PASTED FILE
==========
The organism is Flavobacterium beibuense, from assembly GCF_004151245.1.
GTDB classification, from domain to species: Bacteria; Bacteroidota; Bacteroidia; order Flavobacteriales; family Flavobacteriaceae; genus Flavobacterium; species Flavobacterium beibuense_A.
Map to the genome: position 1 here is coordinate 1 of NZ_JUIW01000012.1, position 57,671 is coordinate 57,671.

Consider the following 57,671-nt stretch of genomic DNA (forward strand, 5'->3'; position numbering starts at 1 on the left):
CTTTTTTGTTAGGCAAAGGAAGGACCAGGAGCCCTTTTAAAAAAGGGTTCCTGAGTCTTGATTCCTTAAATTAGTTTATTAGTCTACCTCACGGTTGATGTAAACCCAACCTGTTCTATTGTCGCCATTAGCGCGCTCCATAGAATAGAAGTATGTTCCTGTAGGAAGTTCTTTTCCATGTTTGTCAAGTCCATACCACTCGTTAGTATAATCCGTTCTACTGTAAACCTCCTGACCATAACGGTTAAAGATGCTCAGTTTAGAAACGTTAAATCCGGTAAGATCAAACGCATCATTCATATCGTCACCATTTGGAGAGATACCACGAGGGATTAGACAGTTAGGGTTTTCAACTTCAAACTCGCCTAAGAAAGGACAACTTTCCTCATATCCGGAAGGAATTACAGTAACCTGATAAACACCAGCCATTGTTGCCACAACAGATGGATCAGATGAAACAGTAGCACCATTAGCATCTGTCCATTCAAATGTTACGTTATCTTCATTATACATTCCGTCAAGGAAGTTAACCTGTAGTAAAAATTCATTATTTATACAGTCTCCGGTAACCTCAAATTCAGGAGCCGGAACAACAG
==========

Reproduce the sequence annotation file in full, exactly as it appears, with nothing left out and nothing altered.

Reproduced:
The organism is Flavobacterium beibuense, from assembly GCF_004151245.1.
GTDB classification, from domain to species: Bacteria; Bacteroidota; Bacteroidia; order Flavobacteriales; family Flavobacteriaceae; genus Flavobacterium; species Flavobacterium beibuense_A.
Map to the genome: position 1 here is coordinate 1 of NZ_JUIW01000012.1, position 57,671 is coordinate 57,671.

Consider the following 57,671-nt stretch of genomic DNA (forward strand, 5'->3'; position numbering starts at 1 on the left):
CTTTTTTGTTAGGCAAAGGAAGGACCAGGAGCCCTTTTAAAAAAGGGTTCCTGAGTCTTGATTCCTTAAATTAGTTTATTAGTCTACCTCACGGTTGATGTAAACCCAACCTGTTCTATTGTCGCCATTAGCGCGCTCCATAGAATAGAAGTATGTTCCTGTAGGAAGTTCTTTTCCATGTTTGTCAAGTCCATACCACTCGTTAGTATAATCCGTTCTACTGTAAACCTCCTGACCATAACGGTTAAAGATGCTCAGTTTAGAAACGTTAAATCCGGTAAGATCAAACGCATCATTCATATCGTCACCATTTGGAGAGATACCACGAGGGATTAGACAGTTAGGGTTTTCAACTTCAAACTCGCCTAAGAAAGGACAACTTTCCTCATATCCGGAAGGAATTACAGTAACCTGATAAACACCAGCCATTGTTGCCACAACAGATGGATCAGATGAAACAGTAGCACCATTAGCATCTGTCCATTCAAATGTTACGTTATCTTCATTATACATTCCGTCAAGGAAGTTAACCTGTAGTAAAAATTCATTATTTATACAGTCTCCGGTAACCTCAAATTCAGGAGCCGGAACAACAG